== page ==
“You have conservatives who are saying in the previous Clinton era that character matters — rightly so — who now are not willing to say anything when we have this sort of reality television, moral sewage,” Moore said.

The morning after, Donald Trump tweeted that Moore is “a terrible representative of Evangelicals” and “a nasty guy with no heart.”

Philadelphia mayor bans travel to TN over new counseling law

Tennessee’s controversial new law allowing mental health counselors to turn away LGBT clients has prompted Philadelphia Mayor Jim Kenney to ban publicly funded, non-essential travel by city workers to the Volunteer State, according to the Times-Free Press.

Meanwhile, a New York state assemblyman state is urging Gov. Andrew Cuomo to do the same.

… Philadelphia Mayor Kenney’s order on Monday, first reported by NBC affiliate WCAU-TV, is the first action by a government over the Tennessee legislation, which Gov. Bill Haslam last month signed into law April 27 after fellow Republicans in the General Assembly passed the measure.

Kenney’s order extends his previously issued directive aimed at Mississippi and North Carolina to Tennessee and Oxford, Ala., all of which have enacted measures critics charge negatively impact lesbian, gay, bisexual and transgender persons.

In a statement, Kenney said “I am announcing this ban in response to the enactment of legislation that infringes the rights of lesbian, gay, bisexual and transgender individuals in these jurisdictions.”

Kenney said he would “reconsider this ban if the States of North Carolina, Mississippi, Tennessee and the city of Oxford, Alabama choose to repeal their discriminatory legislation.”

The mayor’s directive creates an exemption if the travel is deemed “essential to public health and safety.

Philadelphia’s action comes on the heels of last month’s announcement by Washington Secretary of State Kim Wyman, a Republican, who said the new Tennessee law was partially responsible for her decision not to attend this summer’s conference of the nation’s 50 secretaries of state in Nashville.

Atheist group sues Bradley County sheriff

An atheist group has sued Bradley County Sheriff Eric Watson, a former state legislator, for promoting Christianity and allegedly deleting critics’ and unbelievers’ posts on the sheriff’s department’s official Facebook page, reports the Times-Free Press.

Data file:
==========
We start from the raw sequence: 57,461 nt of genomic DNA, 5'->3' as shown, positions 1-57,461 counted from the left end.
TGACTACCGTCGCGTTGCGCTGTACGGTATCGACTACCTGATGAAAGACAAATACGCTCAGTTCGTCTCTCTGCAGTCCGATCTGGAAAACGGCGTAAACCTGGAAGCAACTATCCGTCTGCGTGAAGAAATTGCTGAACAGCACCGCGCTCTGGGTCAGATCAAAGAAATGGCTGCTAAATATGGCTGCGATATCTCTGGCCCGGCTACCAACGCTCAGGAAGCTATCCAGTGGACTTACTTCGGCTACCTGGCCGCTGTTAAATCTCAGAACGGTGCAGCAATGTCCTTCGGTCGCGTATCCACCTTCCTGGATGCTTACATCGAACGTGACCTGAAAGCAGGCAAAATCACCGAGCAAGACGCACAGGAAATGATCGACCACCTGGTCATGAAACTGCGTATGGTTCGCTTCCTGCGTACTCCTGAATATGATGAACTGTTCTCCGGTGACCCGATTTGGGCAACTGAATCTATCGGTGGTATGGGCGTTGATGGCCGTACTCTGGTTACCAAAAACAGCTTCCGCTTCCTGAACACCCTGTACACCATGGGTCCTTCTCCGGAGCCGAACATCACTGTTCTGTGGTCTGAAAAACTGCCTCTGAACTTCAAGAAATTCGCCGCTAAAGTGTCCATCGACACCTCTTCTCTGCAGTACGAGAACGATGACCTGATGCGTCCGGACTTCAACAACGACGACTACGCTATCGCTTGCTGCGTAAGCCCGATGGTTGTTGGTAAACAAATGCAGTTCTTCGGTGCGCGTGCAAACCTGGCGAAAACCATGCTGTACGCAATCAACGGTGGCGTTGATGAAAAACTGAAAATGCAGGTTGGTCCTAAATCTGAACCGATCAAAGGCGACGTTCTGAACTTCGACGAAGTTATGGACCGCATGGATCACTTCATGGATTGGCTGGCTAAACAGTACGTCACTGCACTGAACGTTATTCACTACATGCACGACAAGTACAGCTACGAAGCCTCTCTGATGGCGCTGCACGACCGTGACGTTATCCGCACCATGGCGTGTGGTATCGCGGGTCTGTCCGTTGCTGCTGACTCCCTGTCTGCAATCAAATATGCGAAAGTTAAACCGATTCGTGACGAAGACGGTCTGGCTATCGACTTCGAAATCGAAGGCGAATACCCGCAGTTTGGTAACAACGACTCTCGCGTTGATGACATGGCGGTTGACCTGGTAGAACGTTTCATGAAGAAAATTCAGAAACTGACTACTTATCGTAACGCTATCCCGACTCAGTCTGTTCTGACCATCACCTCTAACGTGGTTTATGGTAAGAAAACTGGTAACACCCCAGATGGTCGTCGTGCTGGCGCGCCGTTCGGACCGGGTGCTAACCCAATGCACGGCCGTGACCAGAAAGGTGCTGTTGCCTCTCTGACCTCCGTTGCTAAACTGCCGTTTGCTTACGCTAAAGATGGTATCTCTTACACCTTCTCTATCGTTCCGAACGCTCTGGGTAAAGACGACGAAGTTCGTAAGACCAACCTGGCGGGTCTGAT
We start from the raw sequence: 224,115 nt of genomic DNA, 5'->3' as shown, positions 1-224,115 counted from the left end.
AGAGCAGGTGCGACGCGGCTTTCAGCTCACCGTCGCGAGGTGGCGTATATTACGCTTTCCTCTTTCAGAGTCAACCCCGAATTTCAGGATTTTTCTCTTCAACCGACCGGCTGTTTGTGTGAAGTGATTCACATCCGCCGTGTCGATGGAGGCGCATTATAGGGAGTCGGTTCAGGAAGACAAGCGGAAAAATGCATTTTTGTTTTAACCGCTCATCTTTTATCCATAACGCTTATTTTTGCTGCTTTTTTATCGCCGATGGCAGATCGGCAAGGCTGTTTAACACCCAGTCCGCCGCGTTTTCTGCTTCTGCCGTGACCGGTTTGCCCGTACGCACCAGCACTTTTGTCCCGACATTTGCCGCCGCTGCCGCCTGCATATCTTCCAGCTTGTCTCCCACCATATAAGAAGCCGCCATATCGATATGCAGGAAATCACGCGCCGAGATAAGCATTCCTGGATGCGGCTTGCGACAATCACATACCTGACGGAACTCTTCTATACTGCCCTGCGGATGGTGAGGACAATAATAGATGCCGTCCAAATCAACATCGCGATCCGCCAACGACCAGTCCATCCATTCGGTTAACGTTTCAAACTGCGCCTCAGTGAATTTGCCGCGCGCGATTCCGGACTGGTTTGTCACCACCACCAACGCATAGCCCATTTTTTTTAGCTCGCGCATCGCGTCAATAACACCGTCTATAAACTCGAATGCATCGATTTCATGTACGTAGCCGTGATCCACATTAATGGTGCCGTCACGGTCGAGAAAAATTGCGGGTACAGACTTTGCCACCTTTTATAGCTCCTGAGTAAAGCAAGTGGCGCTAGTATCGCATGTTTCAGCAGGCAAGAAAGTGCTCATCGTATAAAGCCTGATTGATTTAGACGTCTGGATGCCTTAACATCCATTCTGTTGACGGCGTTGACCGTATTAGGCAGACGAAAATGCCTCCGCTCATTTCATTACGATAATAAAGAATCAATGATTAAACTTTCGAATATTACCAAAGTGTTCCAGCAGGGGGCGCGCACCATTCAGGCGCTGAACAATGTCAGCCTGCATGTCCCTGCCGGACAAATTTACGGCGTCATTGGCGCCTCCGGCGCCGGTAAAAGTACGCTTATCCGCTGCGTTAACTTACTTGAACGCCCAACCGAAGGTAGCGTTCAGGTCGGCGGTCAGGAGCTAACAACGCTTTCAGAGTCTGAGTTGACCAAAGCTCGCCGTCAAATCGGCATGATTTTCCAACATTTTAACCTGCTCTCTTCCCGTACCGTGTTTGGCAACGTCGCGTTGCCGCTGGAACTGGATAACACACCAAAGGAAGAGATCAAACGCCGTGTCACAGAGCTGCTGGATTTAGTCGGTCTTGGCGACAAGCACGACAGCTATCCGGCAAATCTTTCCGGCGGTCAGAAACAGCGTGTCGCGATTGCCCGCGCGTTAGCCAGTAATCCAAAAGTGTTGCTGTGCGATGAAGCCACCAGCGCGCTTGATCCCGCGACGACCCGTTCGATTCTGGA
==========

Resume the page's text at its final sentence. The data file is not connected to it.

The American Atheists Inc. and a Bradley County resident identified as Jane Doe filed the suit Friday evening in U.S. District Court in Chattanooga, claiming the sheriff’s office violated their First Amendment rights.

They are asking a judge to stop Watson and his employees from proselytizing for Christianity on government social media and from censoring opposing viewpoints. Bradley County was included in the lawsuit because it funds most of the sheriff’s budget, and because it did nothing to stop the First Amendment violations, the complaint states.

“This lawsuit is about protecting the community’s First Amendment right to speak out about its elected officials,” Amanda Knief, national legal director for the New Jersey-based American Atheists, said in a news release.

“The BCSO had no problem with public comments until they were critical of the sheriff or his proselytizing at work. But the government doesn’t get to silence speech it doesn’t like — even if that speech is negative, unflattering and disrespectful of the sheriff’s religion.”

…The lawsuit said the local resident filed as Jane Doe for fear of “ridicule and possible retaliation.”

Doe took exception when the Facebook page posted “He Is Risen” and a Christian message on Easter, the lawsuit states. The American Atheists received a complaint March 27, and the next day wrote Watson saying the post was inappropriate for a government website… The atheist group asks the judge to order the conduct stopped immediately and forever, and that Doe and the American Atheists be awarded monetary damages and attorney’s fees and costs.

Note: A copy of the lawsuit is HERE.

Message at TN prayer rally: ‘Vote for the lesser of two heathens’

By Travis Loller, Associated Press
NASHVILLE, Tenn. — Evangelist Franklin Graham told a crowd of thousands at the Tennessee Capitol on Tuesday to pray for the country and vote for candidates that stand for biblical principles.

“I’m going to say something that’s going to make some people angry,” Graham said. “I have zero hope in the Republican party. I have zero hope in the Democratic party.

“The only hope for the United States of America is almighty God.”

Graham told reporters after the rally that he has been a Republican most of his life but left the party last year because he was fed up with it.

During the rally he said politicians are too concerned with being politically correct. Asked later about the veto of a Tennessee bill that would have made the Bible the state book, Graham said he was not surprised.

“I see how weak politicians are,” he said. “Isn’t it interesting they are scared of the Bible?”